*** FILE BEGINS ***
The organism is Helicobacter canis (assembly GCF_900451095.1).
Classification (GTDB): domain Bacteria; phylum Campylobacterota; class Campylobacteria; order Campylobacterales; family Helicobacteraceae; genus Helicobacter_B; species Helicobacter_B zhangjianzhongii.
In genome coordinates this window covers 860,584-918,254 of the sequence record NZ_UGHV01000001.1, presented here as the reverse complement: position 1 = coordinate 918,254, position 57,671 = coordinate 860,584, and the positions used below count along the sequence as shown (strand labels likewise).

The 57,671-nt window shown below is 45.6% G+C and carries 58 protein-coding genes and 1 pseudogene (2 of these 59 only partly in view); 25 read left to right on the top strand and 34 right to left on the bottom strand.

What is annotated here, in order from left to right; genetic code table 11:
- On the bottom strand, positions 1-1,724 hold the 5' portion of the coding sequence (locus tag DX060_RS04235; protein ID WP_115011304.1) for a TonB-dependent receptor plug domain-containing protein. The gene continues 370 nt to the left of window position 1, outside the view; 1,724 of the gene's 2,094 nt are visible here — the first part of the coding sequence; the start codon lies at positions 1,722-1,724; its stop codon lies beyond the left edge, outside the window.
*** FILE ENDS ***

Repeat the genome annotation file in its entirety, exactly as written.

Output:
The organism is Helicobacter canis (assembly GCF_900451095.1).
Classification (GTDB): domain Bacteria; phylum Campylobacterota; class Campylobacteria; order Campylobacterales; family Helicobacteraceae; genus Helicobacter_B; species Helicobacter_B zhangjianzhongii.
In genome coordinates this window covers 860,584-918,254 of the sequence record NZ_UGHV01000001.1, presented here as the reverse complement: position 1 = coordinate 918,254, position 57,671 = coordinate 860,584, and the positions used below count along the sequence as shown (strand labels likewise).

The 57,671-nt window shown below is 45.6% G+C and carries 58 protein-coding genes and 1 pseudogene (2 of these 59 only partly in view); 25 read left to right on the top strand and 34 right to left on the bottom strand.

What is annotated here, in order from left to right; genetic code table 11:
- On the bottom strand, positions 1-1,724 hold the 5' portion of the coding sequence (locus tag DX060_RS04235; protein ID WP_115011304.1) for a TonB-dependent receptor plug domain-containing protein. The gene continues 370 nt to the left of window position 1, outside the view; 1,724 of the gene's 2,094 nt are visible here — the first part of the coding sequence; the start codon lies at positions 1,722-1,724; its stop codon lies beyond the left edge, outside the window.